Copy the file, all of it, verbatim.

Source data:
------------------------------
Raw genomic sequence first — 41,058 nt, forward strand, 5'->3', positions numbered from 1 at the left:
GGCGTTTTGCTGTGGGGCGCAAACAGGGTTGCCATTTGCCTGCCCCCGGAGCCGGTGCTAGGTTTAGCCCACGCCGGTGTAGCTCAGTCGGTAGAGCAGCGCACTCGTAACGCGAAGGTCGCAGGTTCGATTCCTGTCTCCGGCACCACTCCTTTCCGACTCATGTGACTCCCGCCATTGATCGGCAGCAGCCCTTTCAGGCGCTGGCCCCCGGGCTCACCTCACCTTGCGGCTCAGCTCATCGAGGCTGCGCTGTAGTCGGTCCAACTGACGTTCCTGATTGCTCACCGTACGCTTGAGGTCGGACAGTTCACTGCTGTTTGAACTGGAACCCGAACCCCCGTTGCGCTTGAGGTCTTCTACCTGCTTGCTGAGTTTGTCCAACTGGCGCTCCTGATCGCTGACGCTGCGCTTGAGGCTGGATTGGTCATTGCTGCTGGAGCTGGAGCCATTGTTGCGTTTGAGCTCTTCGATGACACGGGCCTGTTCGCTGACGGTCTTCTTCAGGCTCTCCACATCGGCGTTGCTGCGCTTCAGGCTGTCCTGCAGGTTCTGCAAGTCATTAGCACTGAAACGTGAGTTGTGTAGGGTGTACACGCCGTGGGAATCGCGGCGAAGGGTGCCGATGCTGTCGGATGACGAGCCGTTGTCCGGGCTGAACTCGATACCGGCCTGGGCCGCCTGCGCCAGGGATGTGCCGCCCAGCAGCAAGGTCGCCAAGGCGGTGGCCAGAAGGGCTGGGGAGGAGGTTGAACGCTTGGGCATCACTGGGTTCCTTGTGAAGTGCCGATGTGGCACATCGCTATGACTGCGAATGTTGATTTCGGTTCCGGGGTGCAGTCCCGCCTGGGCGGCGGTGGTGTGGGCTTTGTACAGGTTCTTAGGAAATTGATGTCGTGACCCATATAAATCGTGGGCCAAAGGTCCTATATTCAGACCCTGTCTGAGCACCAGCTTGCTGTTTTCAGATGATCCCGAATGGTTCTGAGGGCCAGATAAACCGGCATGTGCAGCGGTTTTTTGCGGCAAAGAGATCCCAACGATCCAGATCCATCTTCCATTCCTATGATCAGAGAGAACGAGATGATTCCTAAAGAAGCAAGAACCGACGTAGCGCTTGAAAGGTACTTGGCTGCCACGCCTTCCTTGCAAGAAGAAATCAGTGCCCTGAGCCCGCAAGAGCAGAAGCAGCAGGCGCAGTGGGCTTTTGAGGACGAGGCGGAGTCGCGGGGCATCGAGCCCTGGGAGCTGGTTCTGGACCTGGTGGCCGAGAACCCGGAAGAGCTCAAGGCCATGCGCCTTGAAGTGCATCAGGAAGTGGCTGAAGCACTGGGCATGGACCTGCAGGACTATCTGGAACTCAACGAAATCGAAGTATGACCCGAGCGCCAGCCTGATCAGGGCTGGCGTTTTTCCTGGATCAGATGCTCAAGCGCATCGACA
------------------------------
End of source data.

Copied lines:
Raw genomic sequence first — 41,058 nt, forward strand, 5'->3', positions numbered from 1 at the left:
GGCGTTTTGCTGTGGGGCGCAAACAGGGTTGCCATTTGCCTGCCCCCGGAGCCGGTGCTAGGTTTAGCCCACGCCGGTGTAGCTCAGTCGGTAGAGCAGCGCACTCGTAACGCGAAGGTCGCAGGTTCGATTCCTGTCTCCGGCACCACTCCTTTCCGACTCATGTGACTCCCGCCATTGATCGGCAGCAGCCCTTTCAGGCGCTGGCCCCCGGGCTCACCTCACCTTGCGGCTCAGCTCATCGAGGCTGCGCTGTAGTCGGTCCAACTGACGTTCCTGATTGCTCACCGTACGCTTGAGGTCGGACAGTTCACTGCTGTTTGAACTGGAACCCGAACCCCCGTTGCGCTTGAGGTCTTCTACCTGCTTGCTGAGTTTGTCCAACTGGCGCTCCTGATCGCTGACGCTGCGCTTGAGGCTGGATTGGTCATTGCTGCTGGAGCTGGAGCCATTGTTGCGTTTGAGCTCTTCGATGACACGGGCCTGTTCGCTGACGGTCTTCTTCAGGCTCTCCACATCGGCGTTGCTGCGCTTCAGGCTGTCCTGCAGGTTCTGCAAGTCATTAGCACTGAAACGTGAGTTGTGTAGGGTGTACACGCCGTGGGAATCGCGGCGAAGGGTGCCGATGCTGTCGGATGACGAGCCGTTGTCCGGGCTGAACTCGATACCGGCCTGGGCCGCCTGCGCCAGGGATGTGCCGCCCAGCAGCAAGGTCGCCAAGGCGGTGGCCAGAAGGGCTGGGGAGGAGGTTGAACGCTTGGGCATCACTGGGTTCCTTGTGAAGTGCCGATGTGGCACATCGCTATGACTGCGAATGTTGATTTCGGTTCCGGGGTGCAGTCCCGCCTGGGCGGCGGTGGTGTGGGCTTTGTACAGGTTCTTAGGAAATTGATGTCGTGACCCATATAAATCGTGGGCCAAAGGTCCTATATTCAGACCCTGTCTGAGCACCAGCTTGCTGTTTTCAGATGATCCCGAATGGTTCTGAGGGCCAGATAAACCGGCATGTGCAGCGGTTTTTTGCGGCAAAGAGATCCCAACGATCCAGATCCATCTTCCATTCCTATGATCAGAGAGAACGAGATGATTCCTAAAGAAGCAAGAACCGACGTAGCGCTTGAAAGGTACTTGGCTGCCACGCCTTCCTTGCAAGAAGAAATCAGTGCCCTGAGCCCGCAAGAGCAGAAGCAGCAGGCGCAGTGGGCTTTTGAGGACGAGGCGGAGTCGCGGGGCATCGAGCCCTGGGAGCTGGTTCTGGACCTGGTGGCCGAGAACCCGGAAGAGCTCAAGGCCATGCGCCTTGAAGTGCATCAGGAAGTGGCTGAAGCACTGGGCATGGACCTGCAGGACTATCTGGAACTCAACGAAATCGAAGTATGACCCGAGCGCCAGCCTGATCAGGGCTGGCGTTTTTCCTGGATCAGATGCTCAAGCGCATCGACA